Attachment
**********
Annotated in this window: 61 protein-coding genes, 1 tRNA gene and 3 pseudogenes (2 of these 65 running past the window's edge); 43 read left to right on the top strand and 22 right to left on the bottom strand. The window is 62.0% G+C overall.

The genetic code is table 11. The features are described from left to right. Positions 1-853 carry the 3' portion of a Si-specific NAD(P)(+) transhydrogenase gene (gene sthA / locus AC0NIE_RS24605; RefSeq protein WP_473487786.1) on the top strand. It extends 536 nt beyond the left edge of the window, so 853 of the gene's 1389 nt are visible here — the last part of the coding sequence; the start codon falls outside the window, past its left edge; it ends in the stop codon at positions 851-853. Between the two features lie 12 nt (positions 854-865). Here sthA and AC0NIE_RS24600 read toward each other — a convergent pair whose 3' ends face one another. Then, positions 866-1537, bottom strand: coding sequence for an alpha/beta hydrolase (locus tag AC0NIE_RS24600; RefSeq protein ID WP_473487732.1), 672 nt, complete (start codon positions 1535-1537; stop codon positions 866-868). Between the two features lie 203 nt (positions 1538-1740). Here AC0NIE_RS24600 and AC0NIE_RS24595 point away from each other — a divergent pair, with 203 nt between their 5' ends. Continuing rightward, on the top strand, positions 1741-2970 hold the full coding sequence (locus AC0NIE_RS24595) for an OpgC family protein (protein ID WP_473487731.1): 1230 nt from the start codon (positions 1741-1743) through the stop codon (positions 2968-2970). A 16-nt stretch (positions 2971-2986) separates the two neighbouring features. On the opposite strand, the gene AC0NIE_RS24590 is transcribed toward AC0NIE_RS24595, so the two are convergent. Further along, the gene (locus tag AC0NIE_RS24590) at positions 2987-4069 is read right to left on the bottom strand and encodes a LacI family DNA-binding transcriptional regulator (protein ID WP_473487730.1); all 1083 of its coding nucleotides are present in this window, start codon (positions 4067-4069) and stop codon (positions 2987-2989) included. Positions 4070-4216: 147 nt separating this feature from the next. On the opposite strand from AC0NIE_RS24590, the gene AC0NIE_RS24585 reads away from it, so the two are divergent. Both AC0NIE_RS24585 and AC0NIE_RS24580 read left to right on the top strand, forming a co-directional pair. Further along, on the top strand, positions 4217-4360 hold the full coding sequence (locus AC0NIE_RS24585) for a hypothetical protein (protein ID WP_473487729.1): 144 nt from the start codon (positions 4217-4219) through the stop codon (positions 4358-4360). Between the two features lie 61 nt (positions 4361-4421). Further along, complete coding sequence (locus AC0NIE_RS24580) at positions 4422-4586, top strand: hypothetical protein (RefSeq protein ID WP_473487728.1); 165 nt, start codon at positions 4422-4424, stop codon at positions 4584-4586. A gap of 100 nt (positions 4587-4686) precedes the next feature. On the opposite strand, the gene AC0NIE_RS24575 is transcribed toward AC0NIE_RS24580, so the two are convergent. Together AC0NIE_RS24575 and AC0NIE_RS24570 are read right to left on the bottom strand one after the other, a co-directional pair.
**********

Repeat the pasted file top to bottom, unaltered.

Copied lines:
Annotated in this window: 61 protein-coding genes, 1 tRNA gene and 3 pseudogenes (2 of these 65 running past the window's edge); 43 read left to right on the top strand and 22 right to left on the bottom strand. The window is 62.0% G+C overall.

The genetic code is table 11. The features are described from left to right. Positions 1-853 carry the 3' portion of a Si-specific NAD(P)(+) transhydrogenase gene (gene sthA / locus AC0NIE_RS24605; RefSeq protein WP_473487786.1) on the top strand. It extends 536 nt beyond the left edge of the window, so 853 of the gene's 1389 nt are visible here — the last part of the coding sequence; the start codon falls outside the window, past its left edge; it ends in the stop codon at positions 851-853. Between the two features lie 12 nt (positions 854-865). Here sthA and AC0NIE_RS24600 read toward each other — a convergent pair whose 3' ends face one another. Then, positions 866-1537, bottom strand: coding sequence for an alpha/beta hydrolase (locus tag AC0NIE_RS24600; RefSeq protein ID WP_473487732.1), 672 nt, complete (start codon positions 1535-1537; stop codon positions 866-868). Between the two features lie 203 nt (positions 1538-1740). Here AC0NIE_RS24600 and AC0NIE_RS24595 point away from each other — a divergent pair, with 203 nt between their 5' ends. Continuing rightward, on the top strand, positions 1741-2970 hold the full coding sequence (locus AC0NIE_RS24595) for an OpgC family protein (protein ID WP_473487731.1): 1230 nt from the start codon (positions 1741-1743) through the stop codon (positions 2968-2970). A 16-nt stretch (positions 2971-2986) separates the two neighbouring features. On the opposite strand, the gene AC0NIE_RS24590 is transcribed toward AC0NIE_RS24595, so the two are convergent. Further along, the gene (locus tag AC0NIE_RS24590) at positions 2987-4069 is read right to left on the bottom strand and encodes a LacI family DNA-binding transcriptional regulator (protein ID WP_473487730.1); all 1083 of its coding nucleotides are present in this window, start codon (positions 4067-4069) and stop codon (positions 2987-2989) included. Positions 4070-4216: 147 nt separating this feature from the next. On the opposite strand from AC0NIE_RS24590, the gene AC0NIE_RS24585 reads away from it, so the two are divergent. Both AC0NIE_RS24585 and AC0NIE_RS24580 read left to right on the top strand, forming a co-directional pair. Further along, on the top strand, positions 4217-4360 hold the full coding sequence (locus AC0NIE_RS24585) for a hypothetical protein (protein ID WP_473487729.1): 144 nt from the start codon (positions 4217-4219) through the stop codon (positions 4358-4360). Between the two features lie 61 nt (positions 4361-4421). Further along, complete coding sequence (locus AC0NIE_RS24580) at positions 4422-4586, top strand: hypothetical protein (RefSeq protein ID WP_473487728.1); 165 nt, start codon at positions 4422-4424, stop codon at positions 4584-4586. A gap of 100 nt (positions 4587-4686) precedes the next feature. On the opposite strand, the gene AC0NIE_RS24575 is transcribed toward AC0NIE_RS24580, so the two are convergent. Together AC0NIE_RS24575 and AC0NIE_RS24570 are read right to left on the bottom strand one after the other, a co-directional pair.